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  • Writer's pictureLeitner Varughese Warywoda

Compensation After a Construction Site Cave-In Accident

Construction sites can be dangerous for many different reasons, and there are many different types of hazards on construction sites that can result in serious and deadly worker injuries. Trenching and excavation work is especially dangerous, and construction workers can be injured or killed when a cave-in occurs. What is a cave-in, how do these construction accidentshappen, and what do injured workers and their families need to know about seeking financial compensation? Our New York construction accident lawyers have more information for you, and we can speak with you today about filing a negligence lawsuit.

What is a Cave-In Accident?

There are a wide variety of trenching and excavation dangers on construction sites, including the risk of a cave-in. According to Murray State University, cave-ins are among the most common types of hazards on construction sites, and these types of accidents happen when excavation work is being done and the walls cave in on the worker or workers. Indeed, as Murray State University clarifies, “wall failures often occur suddenly, with little or no time for the worker to react,” and the “weight of the soil crushes and twists the body, causing death or serious injury in a matter of minutes.”

It is important to know that an excavation site can be relatively shallow and a deadly cave-in can still occur, so it is critical for employers to take all necessary precautions to prevent worker injuries.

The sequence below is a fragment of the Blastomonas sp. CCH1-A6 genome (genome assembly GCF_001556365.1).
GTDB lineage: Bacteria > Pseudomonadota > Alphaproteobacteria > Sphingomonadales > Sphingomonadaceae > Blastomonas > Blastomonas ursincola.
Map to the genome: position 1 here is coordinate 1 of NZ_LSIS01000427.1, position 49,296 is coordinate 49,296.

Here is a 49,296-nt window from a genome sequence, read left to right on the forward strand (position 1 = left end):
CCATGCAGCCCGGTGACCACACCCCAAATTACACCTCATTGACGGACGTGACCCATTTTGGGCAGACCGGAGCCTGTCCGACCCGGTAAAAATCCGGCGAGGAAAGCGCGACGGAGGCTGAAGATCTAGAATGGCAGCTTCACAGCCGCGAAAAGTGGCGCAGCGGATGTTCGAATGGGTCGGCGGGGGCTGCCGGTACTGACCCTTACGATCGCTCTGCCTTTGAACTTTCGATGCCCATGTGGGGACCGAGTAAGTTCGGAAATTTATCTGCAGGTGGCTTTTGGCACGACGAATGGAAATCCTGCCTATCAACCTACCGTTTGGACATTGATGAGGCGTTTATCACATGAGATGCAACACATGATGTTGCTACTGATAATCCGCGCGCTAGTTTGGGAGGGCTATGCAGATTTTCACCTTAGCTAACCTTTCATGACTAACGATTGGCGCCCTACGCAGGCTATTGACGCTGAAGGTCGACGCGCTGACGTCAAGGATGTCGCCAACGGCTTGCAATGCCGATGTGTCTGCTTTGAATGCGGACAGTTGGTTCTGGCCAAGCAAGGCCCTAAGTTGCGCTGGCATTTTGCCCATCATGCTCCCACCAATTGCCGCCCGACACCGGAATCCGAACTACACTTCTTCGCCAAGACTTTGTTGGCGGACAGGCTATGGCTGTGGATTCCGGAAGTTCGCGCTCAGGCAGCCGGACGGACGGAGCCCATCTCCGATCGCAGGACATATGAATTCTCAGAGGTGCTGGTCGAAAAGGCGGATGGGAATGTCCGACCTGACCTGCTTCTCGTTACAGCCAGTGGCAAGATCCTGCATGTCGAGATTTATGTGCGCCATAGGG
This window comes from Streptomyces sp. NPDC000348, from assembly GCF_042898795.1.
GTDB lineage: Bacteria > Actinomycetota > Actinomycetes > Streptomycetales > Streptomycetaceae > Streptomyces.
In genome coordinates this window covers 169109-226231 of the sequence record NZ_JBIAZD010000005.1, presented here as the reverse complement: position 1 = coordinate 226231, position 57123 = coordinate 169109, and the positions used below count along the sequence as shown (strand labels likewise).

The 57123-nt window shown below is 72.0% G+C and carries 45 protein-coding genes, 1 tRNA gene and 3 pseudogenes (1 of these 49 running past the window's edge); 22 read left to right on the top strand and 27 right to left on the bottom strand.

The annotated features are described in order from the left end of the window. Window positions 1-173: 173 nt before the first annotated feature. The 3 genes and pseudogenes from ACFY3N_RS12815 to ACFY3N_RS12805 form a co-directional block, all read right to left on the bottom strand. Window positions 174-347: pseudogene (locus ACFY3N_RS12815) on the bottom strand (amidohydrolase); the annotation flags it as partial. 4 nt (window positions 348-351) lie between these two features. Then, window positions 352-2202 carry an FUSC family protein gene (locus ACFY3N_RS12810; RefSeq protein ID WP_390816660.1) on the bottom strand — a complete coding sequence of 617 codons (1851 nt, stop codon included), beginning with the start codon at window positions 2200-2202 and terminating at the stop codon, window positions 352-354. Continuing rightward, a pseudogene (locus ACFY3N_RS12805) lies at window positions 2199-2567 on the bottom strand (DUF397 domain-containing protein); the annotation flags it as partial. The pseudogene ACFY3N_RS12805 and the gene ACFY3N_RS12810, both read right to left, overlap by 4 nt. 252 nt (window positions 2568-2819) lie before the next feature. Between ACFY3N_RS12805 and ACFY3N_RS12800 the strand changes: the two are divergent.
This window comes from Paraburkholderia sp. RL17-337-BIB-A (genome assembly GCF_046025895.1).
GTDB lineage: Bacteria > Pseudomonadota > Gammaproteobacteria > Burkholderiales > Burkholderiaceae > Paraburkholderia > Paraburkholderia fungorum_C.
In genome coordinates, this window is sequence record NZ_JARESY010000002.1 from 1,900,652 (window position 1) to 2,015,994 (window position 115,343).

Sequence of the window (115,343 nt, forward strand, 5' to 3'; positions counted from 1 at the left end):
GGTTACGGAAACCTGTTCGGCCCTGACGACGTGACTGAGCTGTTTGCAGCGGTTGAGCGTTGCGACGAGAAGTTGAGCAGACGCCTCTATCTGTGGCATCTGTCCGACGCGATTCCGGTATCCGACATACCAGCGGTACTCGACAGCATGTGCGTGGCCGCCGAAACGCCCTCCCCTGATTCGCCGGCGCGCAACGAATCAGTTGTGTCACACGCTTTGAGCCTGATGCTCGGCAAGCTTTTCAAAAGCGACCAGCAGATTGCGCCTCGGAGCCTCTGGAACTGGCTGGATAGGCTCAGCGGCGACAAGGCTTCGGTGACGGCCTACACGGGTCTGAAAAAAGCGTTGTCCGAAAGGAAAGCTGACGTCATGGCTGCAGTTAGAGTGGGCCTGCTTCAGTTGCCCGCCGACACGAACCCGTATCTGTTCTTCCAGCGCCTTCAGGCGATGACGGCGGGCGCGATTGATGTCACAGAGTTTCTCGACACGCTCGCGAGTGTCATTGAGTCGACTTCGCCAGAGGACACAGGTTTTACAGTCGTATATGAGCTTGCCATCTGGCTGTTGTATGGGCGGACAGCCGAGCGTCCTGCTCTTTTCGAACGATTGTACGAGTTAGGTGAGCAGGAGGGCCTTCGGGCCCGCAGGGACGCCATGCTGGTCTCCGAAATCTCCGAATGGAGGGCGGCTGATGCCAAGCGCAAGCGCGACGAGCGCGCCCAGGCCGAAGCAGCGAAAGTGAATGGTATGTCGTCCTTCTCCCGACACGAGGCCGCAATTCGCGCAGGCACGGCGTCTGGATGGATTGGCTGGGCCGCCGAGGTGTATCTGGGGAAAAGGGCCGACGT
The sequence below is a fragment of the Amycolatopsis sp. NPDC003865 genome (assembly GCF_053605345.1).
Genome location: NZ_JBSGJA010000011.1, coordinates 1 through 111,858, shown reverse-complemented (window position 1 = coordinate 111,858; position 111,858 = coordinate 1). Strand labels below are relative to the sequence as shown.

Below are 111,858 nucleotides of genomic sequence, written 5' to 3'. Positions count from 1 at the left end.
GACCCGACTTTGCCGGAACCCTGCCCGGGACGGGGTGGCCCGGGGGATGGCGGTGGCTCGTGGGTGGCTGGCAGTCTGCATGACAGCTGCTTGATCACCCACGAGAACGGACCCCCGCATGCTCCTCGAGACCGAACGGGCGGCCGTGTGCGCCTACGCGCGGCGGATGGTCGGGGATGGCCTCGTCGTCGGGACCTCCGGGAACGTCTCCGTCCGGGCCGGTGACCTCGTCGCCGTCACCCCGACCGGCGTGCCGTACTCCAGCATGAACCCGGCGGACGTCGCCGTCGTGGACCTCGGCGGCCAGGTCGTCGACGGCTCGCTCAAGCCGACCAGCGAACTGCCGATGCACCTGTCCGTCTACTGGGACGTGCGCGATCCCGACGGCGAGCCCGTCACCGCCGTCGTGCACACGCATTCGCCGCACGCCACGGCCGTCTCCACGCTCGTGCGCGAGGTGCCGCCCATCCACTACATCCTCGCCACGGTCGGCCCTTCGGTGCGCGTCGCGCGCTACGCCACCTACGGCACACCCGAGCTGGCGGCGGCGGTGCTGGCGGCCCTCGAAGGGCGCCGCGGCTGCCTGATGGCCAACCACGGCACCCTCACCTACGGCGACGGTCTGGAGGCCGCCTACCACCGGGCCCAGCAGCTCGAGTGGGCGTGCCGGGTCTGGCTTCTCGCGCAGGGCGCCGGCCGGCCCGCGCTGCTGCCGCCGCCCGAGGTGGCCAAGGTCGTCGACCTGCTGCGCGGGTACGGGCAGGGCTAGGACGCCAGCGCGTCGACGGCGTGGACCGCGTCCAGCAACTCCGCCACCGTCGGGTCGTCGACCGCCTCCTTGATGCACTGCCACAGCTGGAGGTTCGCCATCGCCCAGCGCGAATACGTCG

How Do Cave-In Accidents Occur in New York?

Cave-in accidents happen most often in excavation work where wall supports are not properly created, or where the conditions are such that excavation work should not be undertaken. Sometimes cave-ins happen even though all safety measures are taken due to actions on other parts of the construction site. The following are some of the most common causes of cave-in accidents on construction sites:

● Weather conditions change, resulting in less stability in the excavation area, include freezing followed by melting, or heavy rains before continued construction work;

● Failing to use protective systems to support the walls of the excavation area;

● Water pooling in the excavation area, often as a result of heavy rains;

● Keeping heavy equipment near the excavation site, such as cranes or other heavy vehicles or machinery;

● Allowing the excavated earth material to sit close to the edge of the excavation site;

● Using heavy and vibrating equipment near the excavation site;

● Conducting excavation work near a heavily trafficked area where motor vehicles frequently cause vibrations in the excavated area; and/or

● Digging an excavation site in an area with unstable soil.

While construction work often must be completed regardless of weather conditions, employers can take steps to ensure that construction work, and excavation work in particular, is not undertaken when the conditions are hazardous. For example, after a heavy rain, any remaining water should be pumped out of the excavation area.


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